Funded by the German Federal Ministry of Economics and Technology and now with over 50 partner institutions, AIQNET is a digital platform that uses artificial intelligence (AI) to structure clinical data and automate MDR-related administrative procedures. AIQNET closes the gap between routine clinical and hospital care data and MDR pre- and post-market evaluation apparatuses.
AIQNET has already found applications in diverse branches of medicine. Most notably, AIQNET has increased the available evidence for complex surgical procedures on the spine and made these data available to medical device manufacturers.
The power of AIQNET lies in its ability to connect stakeholders. On the one hand, medical technology and pharmaceutical manufactures can benefit from AIQNET’s advanced degree of interoperability between existing and emerging IT-systems, allowing them to rapidly collect, structure, and process routine care data to meet the demands of the MDR. Clinicians, on the other hand, can gain valuable clinical data through AIQNET that can serve to improve diagnostics, treatments plans.
In the AIQNET digital ecosystem, industry and patient care coexist, so that patients, manufacturers, and clinicians experience better outcomes.
New Medical Device Regulation in force since 2021
The Medical Device Regulation (EU) 2017/745 entails major changes for manufacturers, distributors, authorized representatives, and importers of medical devices in the European Union. Requiring more rigorous clinical evidence for certain classes of medical devices, the legislation foresees a drastic increase in both the quality and quantity of clinical data required to gain—and maintain—regulatory approval.
AIQNET, a cross-platform digital ecosystem, serves as a solution to the increasing pressure on medical and pharmaceutical manufacturers to collect, process, and transmit significant amounts of structured clinical data.
What is the MDR?
First published in 2017 and effective as of May 2021, the Medical Device Regulation (MDR) is a legal framework that introduces more stringency for developing and marketing medical devices. By means of new pre- and post-marketing evaluation procedures, it places additional demands on medical technology manufacturers to demonstrate the transparency, safety, and efficacy of their products throughout their lifetimes.
The MDR represents an update to a longer lineage of regulatory legislation affecting the medical technology industry in the European Union. It replaces the Medical Device Directive (93/42/EEC) (MDD) and the Active Implantable Medical Device Directive (90/385/EEC) (AIMD). In contrast to its directive predecessors, the MDR shifts the responsibility of enforcement from EU member states to medical device manufacturers themselves. Furthermore, the Annex XVI of the MDR widens the regulatory scope of the MDD and AIMD by extending pre- and post-market evaluation measures to products without an intended medical purpose—including contact lenses, equipment for electrical brain stimulation, and liposuction equipment.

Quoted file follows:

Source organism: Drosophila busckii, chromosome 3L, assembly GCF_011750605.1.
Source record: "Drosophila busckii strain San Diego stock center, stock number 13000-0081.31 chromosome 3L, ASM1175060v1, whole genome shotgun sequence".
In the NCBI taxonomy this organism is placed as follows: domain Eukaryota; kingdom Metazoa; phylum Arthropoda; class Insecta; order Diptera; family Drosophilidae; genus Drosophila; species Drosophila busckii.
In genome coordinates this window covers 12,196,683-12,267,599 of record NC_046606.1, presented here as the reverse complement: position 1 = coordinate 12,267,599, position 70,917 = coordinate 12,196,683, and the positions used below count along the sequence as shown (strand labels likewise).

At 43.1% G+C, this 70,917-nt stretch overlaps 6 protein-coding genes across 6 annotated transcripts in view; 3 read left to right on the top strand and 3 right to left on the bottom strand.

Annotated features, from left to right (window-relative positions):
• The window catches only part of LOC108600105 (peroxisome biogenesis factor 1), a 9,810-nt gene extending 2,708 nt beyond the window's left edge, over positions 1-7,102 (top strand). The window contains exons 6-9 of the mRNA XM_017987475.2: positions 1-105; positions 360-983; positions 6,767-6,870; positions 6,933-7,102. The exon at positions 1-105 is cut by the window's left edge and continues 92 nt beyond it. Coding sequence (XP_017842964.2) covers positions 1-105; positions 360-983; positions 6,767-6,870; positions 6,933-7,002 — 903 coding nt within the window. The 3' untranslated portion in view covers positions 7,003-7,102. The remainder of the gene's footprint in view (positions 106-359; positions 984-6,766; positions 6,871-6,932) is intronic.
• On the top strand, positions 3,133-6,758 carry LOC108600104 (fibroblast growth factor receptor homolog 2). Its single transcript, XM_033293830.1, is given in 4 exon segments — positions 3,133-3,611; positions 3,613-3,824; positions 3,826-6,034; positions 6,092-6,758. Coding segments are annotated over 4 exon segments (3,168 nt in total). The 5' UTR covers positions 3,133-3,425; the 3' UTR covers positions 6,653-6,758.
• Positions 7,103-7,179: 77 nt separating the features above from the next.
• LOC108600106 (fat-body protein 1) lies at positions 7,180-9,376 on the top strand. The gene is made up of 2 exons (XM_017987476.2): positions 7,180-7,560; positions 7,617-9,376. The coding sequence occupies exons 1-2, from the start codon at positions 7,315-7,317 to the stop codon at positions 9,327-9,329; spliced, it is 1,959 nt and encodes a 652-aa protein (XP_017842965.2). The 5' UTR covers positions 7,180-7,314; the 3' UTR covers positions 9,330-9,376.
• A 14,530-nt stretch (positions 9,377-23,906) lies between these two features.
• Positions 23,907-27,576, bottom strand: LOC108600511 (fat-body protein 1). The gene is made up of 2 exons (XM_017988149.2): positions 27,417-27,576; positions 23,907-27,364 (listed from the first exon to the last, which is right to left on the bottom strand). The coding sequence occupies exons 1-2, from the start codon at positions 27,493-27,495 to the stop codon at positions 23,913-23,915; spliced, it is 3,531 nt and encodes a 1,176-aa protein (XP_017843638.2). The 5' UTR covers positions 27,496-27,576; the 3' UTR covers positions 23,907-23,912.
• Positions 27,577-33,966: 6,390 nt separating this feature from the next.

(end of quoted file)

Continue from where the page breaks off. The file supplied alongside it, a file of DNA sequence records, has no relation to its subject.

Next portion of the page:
The MDR grants products originally approved under the MDD and AIMD a four-year transition period ending in May 2021 to demonstrate compliance with the MDR. In-Vitro Diagnostic Devices, however, remain within the domain of the In-Vitro Diagnostic Devices Regulation (IVDR) and its May 2022 transition deadline.
In addition to widening the roster of medical devices subject to regulation, the MDR includes more stringent pre- and post-market regulatory mechanisms than its predecessors. In pre-market stages, more rigorous, highly structured clinical data must be transmitted to so-called notified bodies—independent organizations in change of certifying medium- and high-risk medical devices. Once the notified bodies perform conformity assessment procedures and the product is allowed onto market, some classes of medical devices are subject to post-market surveillance measures that must also be backed with clinical data.
Consequences for the medical technology industry
Although the MDR’s approach aims to generate more favorable outcomes, medical technology providers and the pharmaceutical industry are nevertheless burdened with demonstrating the safety and efficacy of their product with large amounts of clinical data.
This administrative hurdle has the potential to decelerate the release of products into the marketplace. Moreover, fulfilling the “post-market clinical follow-up” stipulated by the MDR has the possibility of being a costly, time-intensive, and legally precarious task. Combine these hurdles with a general IT skill shortage, decentralized data acquisition procedures in clinics and hospitals, and suboptimal interoperability of digital systems in the healthcare sector, and the surge in demand for data triggered by the MDR presents the medical technology and pharmaceutical sector with a unique challenge: rapid and cost-effective access to and transmission of large amounts of clinical data throughout the lifetime of a product—all while upholding patient data protection laws.
Routine care data from clinics and hospitals represent a possible route the pre- and post-market demands set up by the MDR. Most of the data collected as part of routine clinical care is not suitable for statistical analysis, let alone transmission to regulatory entities.